crap to remember for AP Stats is a cram sheet for the AP Statistics exam.

95% confidence: \(z^*=1.96\)

- \(r=1\): perfect positive correlation
- \(r=-1\): perfect negative correlation
- \(r=0\): no correlation

- S: standard deviation of residuals
- R-sq: how much of varience in dep. var can be explained by indp. var

SE: estimate of standard deviation of the random var. that is slope.

For lines:

Note that p value from regression outputs are two-tailed. So divide by 2 if you want a one-tail result.

Multiplication changes mean as well as well as standard deviation. Adding changes mean but not standard deviation.

Expected value of the sum and differences of random variables are just the sums and differences of their expected value. \(S = X+Y, \bar{S} = \bar{X}+\bar{Y}\).

Variance of random variables are just the sum and differences of their variance. \(S=X+Y,{\sigma^2}_S = {\sigma^2}_X+{\sigma^2}_Y\).

#WHAPS

- what test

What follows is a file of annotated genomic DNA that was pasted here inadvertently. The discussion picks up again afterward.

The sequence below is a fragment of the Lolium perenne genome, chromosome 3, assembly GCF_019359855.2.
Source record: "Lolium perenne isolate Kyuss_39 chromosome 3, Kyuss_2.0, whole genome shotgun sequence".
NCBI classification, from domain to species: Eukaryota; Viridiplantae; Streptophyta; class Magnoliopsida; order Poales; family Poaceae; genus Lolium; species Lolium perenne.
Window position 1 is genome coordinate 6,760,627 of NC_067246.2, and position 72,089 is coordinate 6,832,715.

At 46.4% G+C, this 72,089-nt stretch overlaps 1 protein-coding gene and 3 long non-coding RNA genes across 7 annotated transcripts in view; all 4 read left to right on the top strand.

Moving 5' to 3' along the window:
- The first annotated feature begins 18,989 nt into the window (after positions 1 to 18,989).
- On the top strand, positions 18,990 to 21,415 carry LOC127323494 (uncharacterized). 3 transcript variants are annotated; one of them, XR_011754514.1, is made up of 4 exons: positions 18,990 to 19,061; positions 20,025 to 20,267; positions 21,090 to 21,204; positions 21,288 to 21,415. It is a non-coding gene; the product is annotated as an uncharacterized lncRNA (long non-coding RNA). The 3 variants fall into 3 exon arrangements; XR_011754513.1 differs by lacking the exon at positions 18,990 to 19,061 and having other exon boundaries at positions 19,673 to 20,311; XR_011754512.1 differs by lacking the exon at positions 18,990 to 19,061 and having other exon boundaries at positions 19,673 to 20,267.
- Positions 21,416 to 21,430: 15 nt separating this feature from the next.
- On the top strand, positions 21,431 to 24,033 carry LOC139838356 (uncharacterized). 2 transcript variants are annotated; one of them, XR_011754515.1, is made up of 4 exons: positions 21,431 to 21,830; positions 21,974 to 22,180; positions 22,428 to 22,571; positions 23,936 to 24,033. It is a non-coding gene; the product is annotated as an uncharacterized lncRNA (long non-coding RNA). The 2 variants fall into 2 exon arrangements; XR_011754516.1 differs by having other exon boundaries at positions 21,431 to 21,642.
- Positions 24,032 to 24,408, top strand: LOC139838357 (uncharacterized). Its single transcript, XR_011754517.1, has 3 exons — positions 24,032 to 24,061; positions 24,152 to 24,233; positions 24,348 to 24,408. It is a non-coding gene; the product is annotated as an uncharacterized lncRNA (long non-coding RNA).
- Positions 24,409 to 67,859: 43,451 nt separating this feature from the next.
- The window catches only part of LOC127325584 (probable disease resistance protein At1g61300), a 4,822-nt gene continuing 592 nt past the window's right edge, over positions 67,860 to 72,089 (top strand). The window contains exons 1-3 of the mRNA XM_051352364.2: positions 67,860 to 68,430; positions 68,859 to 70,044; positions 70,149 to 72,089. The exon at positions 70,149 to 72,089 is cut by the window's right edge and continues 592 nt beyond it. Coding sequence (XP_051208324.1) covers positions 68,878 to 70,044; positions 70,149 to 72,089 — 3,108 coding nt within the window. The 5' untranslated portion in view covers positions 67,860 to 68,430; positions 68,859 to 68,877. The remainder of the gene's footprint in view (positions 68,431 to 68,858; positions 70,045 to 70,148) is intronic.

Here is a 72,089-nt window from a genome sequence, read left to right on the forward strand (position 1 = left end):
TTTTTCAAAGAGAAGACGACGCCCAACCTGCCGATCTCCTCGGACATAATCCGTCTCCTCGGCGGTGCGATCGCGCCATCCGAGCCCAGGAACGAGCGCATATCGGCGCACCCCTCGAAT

- what hypothesis and what significance level
- assumptions and conditions; state!
- random
- independent: \(\le 10\%\) of population.
- t and z special: normal (z tests: \(np, n(1-p) \geq 10\), t tests: \(n>30\) or given)
- chi-square special: \(\forall\ EV > 5\)

- p: z-statistic that would

XD: Control (control for confounding and bias, placebo, etc.), Randomization (spread uncontrolled variability), Replication (need to have adequate units and ability to be repeated)

=> Describing a distribution

- Center: Mean, Median, or Mode? figure by skew
- Shape: Symmetric vs Skewed? Unimodal vs Bimodal
- Spread: Range and Inter-Quartile Range
- Outlier: anything more than 1.5*IQR away
- Context: what the distribution shows

“Experimental Unit”: a physic entity that’s the primary unit of interest in a research objective.

Conditions for binomial distribution:

- Binary
- Independent
- Fixed number of trials
- All trials with same probability

Conditions for geometric distrubiton

- Binary
- Independent
- Fixed number of successes
- All trials with same probability

** state the thing, state the conditions**: “normal distribution with n= s=”, binomial distribution with n= p= etc.